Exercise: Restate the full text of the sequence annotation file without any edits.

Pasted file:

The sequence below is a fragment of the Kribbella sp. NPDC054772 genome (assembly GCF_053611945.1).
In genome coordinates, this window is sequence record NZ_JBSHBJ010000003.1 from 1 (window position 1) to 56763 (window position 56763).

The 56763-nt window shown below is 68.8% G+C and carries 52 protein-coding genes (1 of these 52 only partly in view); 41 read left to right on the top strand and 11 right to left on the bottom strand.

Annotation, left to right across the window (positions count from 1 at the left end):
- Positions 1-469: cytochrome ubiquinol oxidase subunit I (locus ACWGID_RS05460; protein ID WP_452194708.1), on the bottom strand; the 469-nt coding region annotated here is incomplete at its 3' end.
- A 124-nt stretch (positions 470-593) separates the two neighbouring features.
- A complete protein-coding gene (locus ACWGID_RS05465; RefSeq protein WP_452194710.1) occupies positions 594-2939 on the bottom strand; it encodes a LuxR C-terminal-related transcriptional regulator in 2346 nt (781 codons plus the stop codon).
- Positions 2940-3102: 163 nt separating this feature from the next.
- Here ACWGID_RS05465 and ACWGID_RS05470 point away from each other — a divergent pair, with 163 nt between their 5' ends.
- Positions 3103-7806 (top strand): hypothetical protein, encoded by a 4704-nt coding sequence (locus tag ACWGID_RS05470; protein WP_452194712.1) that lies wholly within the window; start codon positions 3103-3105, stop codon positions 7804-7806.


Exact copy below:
The sequence below is a fragment of the Kribbella sp. NPDC054772 genome (assembly GCF_053611945.1).
In genome coordinates, this window is sequence record NZ_JBSHBJ010000003.1 from 1 (window position 1) to 56763 (window position 56763).

The 56763-nt window shown below is 68.8% G+C and carries 52 protein-coding genes (1 of these 52 only partly in view); 41 read left to right on the top strand and 11 right to left on the bottom strand.

Annotation, left to right across the window (positions count from 1 at the left end):
- Positions 1-469: cytochrome ubiquinol oxidase subunit I (locus ACWGID_RS05460; protein ID WP_452194708.1), on the bottom strand; the 469-nt coding region annotated here is incomplete at its 3' end.
- A 124-nt stretch (positions 470-593) separates the two neighbouring features.
- A complete protein-coding gene (locus ACWGID_RS05465; RefSeq protein WP_452194710.1) occupies positions 594-2939 on the bottom strand; it encodes a LuxR C-terminal-related transcriptional regulator in 2346 nt (781 codons plus the stop codon).
- Positions 2940-3102: 163 nt separating this feature from the next.
- Here ACWGID_RS05465 and ACWGID_RS05470 point away from each other — a divergent pair, with 163 nt between their 5' ends.
- Positions 3103-7806 (top strand): hypothetical protein, encoded by a 4704-nt coding sequence (locus tag ACWGID_RS05470; protein WP_452194712.1) that lies wholly within the window; start codon positions 3103-3105, stop codon positions 7804-7806.